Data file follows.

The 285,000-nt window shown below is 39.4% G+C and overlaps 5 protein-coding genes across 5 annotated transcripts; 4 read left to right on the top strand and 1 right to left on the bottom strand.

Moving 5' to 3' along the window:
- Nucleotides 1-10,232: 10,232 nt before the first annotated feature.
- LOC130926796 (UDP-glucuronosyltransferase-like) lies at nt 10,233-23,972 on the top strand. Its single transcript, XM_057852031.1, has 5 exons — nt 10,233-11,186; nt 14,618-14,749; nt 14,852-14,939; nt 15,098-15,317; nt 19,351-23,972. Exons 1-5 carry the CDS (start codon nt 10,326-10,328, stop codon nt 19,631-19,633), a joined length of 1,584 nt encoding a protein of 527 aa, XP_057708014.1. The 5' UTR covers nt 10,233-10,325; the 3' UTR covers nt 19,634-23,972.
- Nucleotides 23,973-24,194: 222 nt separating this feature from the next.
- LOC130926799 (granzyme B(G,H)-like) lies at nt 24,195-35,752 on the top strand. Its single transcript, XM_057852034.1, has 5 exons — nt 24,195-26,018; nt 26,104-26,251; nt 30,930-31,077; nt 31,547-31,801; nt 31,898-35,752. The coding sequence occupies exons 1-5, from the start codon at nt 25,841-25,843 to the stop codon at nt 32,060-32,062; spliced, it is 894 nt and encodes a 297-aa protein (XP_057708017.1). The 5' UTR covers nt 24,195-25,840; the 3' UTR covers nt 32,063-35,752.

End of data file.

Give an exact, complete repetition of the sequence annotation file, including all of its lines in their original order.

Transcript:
The 285,000-nt window shown below is 39.4% G+C and overlaps 5 protein-coding genes across 5 annotated transcripts; 4 read left to right on the top strand and 1 right to left on the bottom strand.

Moving 5' to 3' along the window:
- Nucleotides 1-10,232: 10,232 nt before the first annotated feature.
- LOC130926796 (UDP-glucuronosyltransferase-like) lies at nt 10,233-23,972 on the top strand. Its single transcript, XM_057852031.1, has 5 exons — nt 10,233-11,186; nt 14,618-14,749; nt 14,852-14,939; nt 15,098-15,317; nt 19,351-23,972. Exons 1-5 carry the CDS (start codon nt 10,326-10,328, stop codon nt 19,631-19,633), a joined length of 1,584 nt encoding a protein of 527 aa, XP_057708014.1. The 5' UTR covers nt 10,233-10,325; the 3' UTR covers nt 19,634-23,972.
- Nucleotides 23,973-24,194: 222 nt separating this feature from the next.
- LOC130926799 (granzyme B(G,H)-like) lies at nt 24,195-35,752 on the top strand. Its single transcript, XM_057852034.1, has 5 exons — nt 24,195-26,018; nt 26,104-26,251; nt 30,930-31,077; nt 31,547-31,801; nt 31,898-35,752. The coding sequence occupies exons 1-5, from the start codon at nt 25,841-25,843 to the stop codon at nt 32,060-32,062; spliced, it is 894 nt and encodes a 297-aa protein (XP_057708017.1). The 5' UTR covers nt 24,195-25,840; the 3' UTR covers nt 32,063-35,752.